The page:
The USB form factor is fantastic for mobile and portable power. High capacity battery packs have changed the way I travel with my devices, so I’m always interested to see genuinely-useful devices I can power with those power banks other than just the typical phones and tablets. USB devices I would put in the useful category include LED lanterns, walkie-talkies, and now lithium-ion chargers. This VC2 Charger one was provided by the manufacturer, XTAR. They make good flashlights, but lately they are almost better known for their chargers. They share the field with other established flashlight makers like Nitecore.
This is a USB powered lithium-ion charger featuring two separate charging channels and sliding, spring-loading connectors to charge a wide variety of different batteries. The list of cells it can charge is a pretty good list. It has some other interesting features like sensing and reactivating low voltage or 0V cells, due to over-discharge or tripping the protection circuit included on some cells. It has a back-lit LCD display where the indicators look like automotive instrumentation.
Official Specs (From their official document)
The box comes with the charger, a micro USB cable and a felt, draw-string pouch. XTAR wanted me to point out that an AC wall charger is NOT included. And my wife wanted me to point out that she thought an AC-to-USB adapter should be included. It doesn’t really matter to me. I have a whole bunch of those. How many does the average person need?
The charger is sleek and high tech looking. Admiring its construction, it dawned on me to try the spring loaded contacts and get the disappointment over with, like with my Nitecore, Opus and UltraFire chargers, which I hate the sliding contacts on. But they slide smoothly, even when pressed from a weird angle.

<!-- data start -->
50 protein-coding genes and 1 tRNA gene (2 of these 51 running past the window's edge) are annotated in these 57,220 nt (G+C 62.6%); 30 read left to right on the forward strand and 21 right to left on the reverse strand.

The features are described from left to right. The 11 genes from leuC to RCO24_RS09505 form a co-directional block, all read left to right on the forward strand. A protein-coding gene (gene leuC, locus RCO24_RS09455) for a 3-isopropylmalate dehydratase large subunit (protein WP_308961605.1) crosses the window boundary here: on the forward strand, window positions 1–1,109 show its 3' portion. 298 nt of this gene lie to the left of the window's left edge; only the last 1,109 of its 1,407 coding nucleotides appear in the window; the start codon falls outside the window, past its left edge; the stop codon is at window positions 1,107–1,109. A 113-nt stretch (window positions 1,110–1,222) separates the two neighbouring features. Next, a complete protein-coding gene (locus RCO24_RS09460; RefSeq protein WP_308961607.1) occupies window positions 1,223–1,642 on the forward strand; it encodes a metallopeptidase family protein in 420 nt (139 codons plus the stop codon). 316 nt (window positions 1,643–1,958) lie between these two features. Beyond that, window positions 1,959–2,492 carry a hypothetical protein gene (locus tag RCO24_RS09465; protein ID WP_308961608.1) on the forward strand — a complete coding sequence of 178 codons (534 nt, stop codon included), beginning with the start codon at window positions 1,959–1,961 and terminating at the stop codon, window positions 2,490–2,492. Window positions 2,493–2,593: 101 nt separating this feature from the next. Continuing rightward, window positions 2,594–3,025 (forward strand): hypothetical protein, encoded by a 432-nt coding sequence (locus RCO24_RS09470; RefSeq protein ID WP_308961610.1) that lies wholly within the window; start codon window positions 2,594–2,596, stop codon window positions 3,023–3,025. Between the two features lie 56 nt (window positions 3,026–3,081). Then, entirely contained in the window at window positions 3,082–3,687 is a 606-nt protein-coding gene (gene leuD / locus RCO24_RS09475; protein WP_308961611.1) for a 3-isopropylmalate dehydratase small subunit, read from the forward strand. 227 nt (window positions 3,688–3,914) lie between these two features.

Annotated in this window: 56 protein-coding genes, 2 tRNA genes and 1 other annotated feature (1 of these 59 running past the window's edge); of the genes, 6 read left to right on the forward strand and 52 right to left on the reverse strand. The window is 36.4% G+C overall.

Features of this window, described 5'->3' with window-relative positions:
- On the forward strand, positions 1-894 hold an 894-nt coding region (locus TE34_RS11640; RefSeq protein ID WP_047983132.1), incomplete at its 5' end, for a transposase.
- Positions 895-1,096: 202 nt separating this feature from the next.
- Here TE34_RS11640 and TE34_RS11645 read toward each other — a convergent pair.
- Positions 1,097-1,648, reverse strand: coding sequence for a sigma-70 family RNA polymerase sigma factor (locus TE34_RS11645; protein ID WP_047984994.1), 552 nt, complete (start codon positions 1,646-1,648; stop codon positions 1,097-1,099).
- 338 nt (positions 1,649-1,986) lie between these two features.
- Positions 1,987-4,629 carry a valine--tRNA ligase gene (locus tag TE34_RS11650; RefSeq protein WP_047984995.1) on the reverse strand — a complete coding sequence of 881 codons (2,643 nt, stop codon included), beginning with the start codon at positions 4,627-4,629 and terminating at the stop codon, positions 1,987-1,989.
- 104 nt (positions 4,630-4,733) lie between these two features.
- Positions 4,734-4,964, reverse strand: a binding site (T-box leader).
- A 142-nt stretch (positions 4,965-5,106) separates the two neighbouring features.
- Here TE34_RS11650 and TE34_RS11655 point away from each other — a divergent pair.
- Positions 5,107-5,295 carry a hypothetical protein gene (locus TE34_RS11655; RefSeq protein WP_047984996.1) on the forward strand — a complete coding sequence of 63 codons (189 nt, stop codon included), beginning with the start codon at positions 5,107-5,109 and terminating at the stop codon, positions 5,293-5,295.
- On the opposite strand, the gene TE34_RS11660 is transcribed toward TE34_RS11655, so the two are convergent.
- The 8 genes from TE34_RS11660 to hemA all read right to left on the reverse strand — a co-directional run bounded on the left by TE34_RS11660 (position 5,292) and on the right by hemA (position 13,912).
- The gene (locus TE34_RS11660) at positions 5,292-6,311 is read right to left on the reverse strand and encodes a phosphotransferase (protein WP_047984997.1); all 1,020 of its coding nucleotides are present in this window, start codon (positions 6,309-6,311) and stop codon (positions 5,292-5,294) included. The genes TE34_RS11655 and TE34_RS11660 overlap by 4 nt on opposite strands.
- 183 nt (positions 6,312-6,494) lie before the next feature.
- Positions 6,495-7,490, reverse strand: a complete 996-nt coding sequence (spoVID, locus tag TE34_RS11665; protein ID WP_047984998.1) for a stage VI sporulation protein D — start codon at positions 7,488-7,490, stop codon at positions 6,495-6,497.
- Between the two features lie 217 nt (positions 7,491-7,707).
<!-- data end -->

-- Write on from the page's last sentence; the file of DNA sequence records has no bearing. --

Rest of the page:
Grabbing the AW 16340 cell out of the flashlight on my nightstand, popping it into the charger and plugging the charger into one of my power packs was painless, and the charger fired right up and started charging my cell.
I also noticed the little rubber feet on the bottom of the unit. They are not the typical mis-aligned, half-glued ones on most of my other chargers.
My review sample looks to be well built, probably the best build quality of all my chargers. I will leave it to more technical reviewers to judge the nuances of the internal charging circuitry. Just as important to me is the high impact construction that doesn’t look like it will break into 100 pieces if I drop it.
Fit and Finish
Overall, good. There’s a tiny but deep scratch on the shiny plastic display. Which normally wouldn’t be a big deal, but it’s ironically positioned almost perfectly over the charge current display, making it look like it is giving two different readings at the same time with the way the back light hits the scratch. That’s not a big deal for me, but someone else might find it annoying.
Other than that, the rest of it is pretty much perfect, and way better than my other chargers. I love my Nitecore I4, and it’s my preferred charger most of the time, but the feel of putting a battery in is awful compared to this charger.
I think the camera does a decent job below of showing the above-average fit and finish.
This charger is pretty much idiot-proof. You put 1 or 2 cells in it, and plug it into some USB power source, which means literally anything such as a USB AC wall outlet, auto 12V USB adapter, power pack and even solar chargers like my 13 watt Levin, which has a USB output.